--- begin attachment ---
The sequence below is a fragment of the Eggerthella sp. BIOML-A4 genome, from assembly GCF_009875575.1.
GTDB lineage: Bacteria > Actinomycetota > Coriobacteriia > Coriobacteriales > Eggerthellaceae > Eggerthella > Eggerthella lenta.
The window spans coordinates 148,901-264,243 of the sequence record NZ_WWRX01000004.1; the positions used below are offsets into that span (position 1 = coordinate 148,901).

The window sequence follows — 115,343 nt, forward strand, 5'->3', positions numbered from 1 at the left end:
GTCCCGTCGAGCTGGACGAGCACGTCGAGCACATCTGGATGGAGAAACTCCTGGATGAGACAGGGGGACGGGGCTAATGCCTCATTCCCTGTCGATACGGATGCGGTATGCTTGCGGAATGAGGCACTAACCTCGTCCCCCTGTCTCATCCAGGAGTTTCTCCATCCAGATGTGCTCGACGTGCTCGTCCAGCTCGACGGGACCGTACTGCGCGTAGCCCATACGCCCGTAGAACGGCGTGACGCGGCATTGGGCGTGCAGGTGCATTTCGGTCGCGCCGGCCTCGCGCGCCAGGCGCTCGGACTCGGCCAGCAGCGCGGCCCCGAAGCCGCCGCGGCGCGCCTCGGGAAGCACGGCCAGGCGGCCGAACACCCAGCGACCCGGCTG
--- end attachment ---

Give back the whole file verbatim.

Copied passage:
The sequence below is a fragment of the Eggerthella sp. BIOML-A4 genome, from assembly GCF_009875575.1.
GTDB lineage: Bacteria > Actinomycetota > Coriobacteriia > Coriobacteriales > Eggerthellaceae > Eggerthella > Eggerthella lenta.
The window spans coordinates 148,901-264,243 of the sequence record NZ_WWRX01000004.1; the positions used below are offsets into that span (position 1 = coordinate 148,901).

The window sequence follows — 115,343 nt, forward strand, 5'->3', positions numbered from 1 at the left end:
GTCCCGTCGAGCTGGACGAGCACGTCGAGCACATCTGGATGGAGAAACTCCTGGATGAGACAGGGGGACGGGGCTAATGCCTCATTCCCTGTCGATACGGATGCGGTATGCTTGCGGAATGAGGCACTAACCTCGTCCCCCTGTCTCATCCAGGAGTTTCTCCATCCAGATGTGCTCGACGTGCTCGTCCAGCTCGACGGGACCGTACTGCGCGTAGCCCATACGCCCGTAGAACGGCGTGACGCGGCATTGGGCGTGCAGGTGCATTTCGGTCGCGCCGGCCTCGCGCGCCAGGCGCTCGGACTCGGCCAGCAGCGCGGCCCCGAAGCCGCCGCGGCGCGCCTCGGGAAGCACGGCCAGGCGGCCGAACACCCAGCGACCCGGCTG